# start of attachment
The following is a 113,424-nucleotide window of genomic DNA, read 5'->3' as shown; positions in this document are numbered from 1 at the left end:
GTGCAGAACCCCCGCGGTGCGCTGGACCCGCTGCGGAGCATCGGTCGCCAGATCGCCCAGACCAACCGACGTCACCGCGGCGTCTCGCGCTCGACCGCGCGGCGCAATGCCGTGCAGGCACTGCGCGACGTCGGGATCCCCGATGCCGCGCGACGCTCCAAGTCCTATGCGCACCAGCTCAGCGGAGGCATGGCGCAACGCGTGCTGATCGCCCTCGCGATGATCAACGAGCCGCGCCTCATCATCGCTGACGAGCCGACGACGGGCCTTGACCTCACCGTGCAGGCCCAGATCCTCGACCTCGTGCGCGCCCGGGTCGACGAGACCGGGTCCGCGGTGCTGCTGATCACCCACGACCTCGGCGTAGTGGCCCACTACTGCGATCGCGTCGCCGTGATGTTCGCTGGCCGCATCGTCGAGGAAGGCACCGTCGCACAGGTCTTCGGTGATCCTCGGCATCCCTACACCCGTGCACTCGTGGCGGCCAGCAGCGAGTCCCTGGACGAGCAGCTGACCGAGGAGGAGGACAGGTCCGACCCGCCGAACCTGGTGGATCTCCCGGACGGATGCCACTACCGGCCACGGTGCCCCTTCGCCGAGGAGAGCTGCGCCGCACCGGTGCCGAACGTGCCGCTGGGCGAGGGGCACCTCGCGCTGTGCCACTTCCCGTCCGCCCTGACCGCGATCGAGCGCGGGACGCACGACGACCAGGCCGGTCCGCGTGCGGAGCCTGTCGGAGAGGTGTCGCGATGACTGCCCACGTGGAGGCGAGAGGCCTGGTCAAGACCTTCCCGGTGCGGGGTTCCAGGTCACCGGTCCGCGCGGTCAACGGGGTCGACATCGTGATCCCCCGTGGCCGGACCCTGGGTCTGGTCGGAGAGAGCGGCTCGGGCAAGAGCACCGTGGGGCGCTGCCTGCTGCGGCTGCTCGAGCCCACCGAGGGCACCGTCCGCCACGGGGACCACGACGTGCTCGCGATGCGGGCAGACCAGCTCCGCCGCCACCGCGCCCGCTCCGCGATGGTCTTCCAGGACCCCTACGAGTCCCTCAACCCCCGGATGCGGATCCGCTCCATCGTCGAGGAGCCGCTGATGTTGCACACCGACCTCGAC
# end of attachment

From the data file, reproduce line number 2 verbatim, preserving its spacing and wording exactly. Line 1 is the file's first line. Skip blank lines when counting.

GTGCAGAACCCCCGCGGTGCGCTGGACCCGCTGCGGAGCATCGGTCGCCAGATCGCCCAGACCAACCGACGTCACCGCGGCGTCTCGCGCTCGACCGCGCGGCGCAATGCCGTGCAGGCACTGCGCGACGTCGGGATCCCCGATGCCGCGCGACGCTCCAAGTCCTATGCGCACCAGCTCAGCGGAGGCATGGCGCAACGCGTGCTGATCGCCCTCGCGATGATCAACGAGCCGCGCCTCATCATCGCTGACGAGCCGACGACGGGCCTTGACCTCACCGTGCAGGCCCAGATCCTCGACCTCGTGCGCGCCCGGGTCGACGAGACCGGGTCCGCGGTGCTGCTGATCACCCACGACCTCGGCGTAGTGGCCCACTACTGCGATCGCGTCGCCGTGATGTTCGCTGGCCGCATCGTCGAGGAAGGCACCGTCGCACAGGTCTTCGGTGATCCTCGGCATCCCTACACCCGTGCACTCGTGGCGGCCAGCAGCGAGTCCCTGGACGAGCAGCTGACCGAGGAGGAGGACAGGTCCGACCCGCCGAACCTGGTGGATCTCCCGGACGGATGCCACTACCGGCCACGGTGCCCCTTCGCCGAGGAGAGCTGCGCCGCACCGGTGCCGAACGTGCCGCTGGGCGAGGGGCACCTCGCGCTGTGCCACTTCCCGTCCGCCCTGACCGCGATCGAGCGCGGGACGCACGACGACCAGGCCGGTCCGCGTGCGGAGCCTGTCGGAGAGGTGTCGCGATGACTGCCCACGTGGAGGCGAGAGGCCTGGTCAAGACCTTCCCGGTGCGGGGTTCCAGGTCACCGGTCCGCGCGGTCAACGGGGTCGACATCGTGATCCCCCGTGGCCGGACCCTGGGTCTGGTCGGAGAGAGCGGCTCGGGCAAGAGCACCGTGGGGCGCTGCCTGCTGCGGCTGCTCGAGCCCACCGAGGGCACCGTCCGCCACGGGGACCACGACGTGCTCGCGATGCGGGCAGACCAGCTCCGCCGCCACCGCGCCCGCTCCGCGATGGTCTTCCAGGACCCCTACGAGTCCCTCAACCCCCGGATGCGGATCCGCTCCATCGTCGAGGAGCCGCTGATGTTGCACACCGACCTCGAC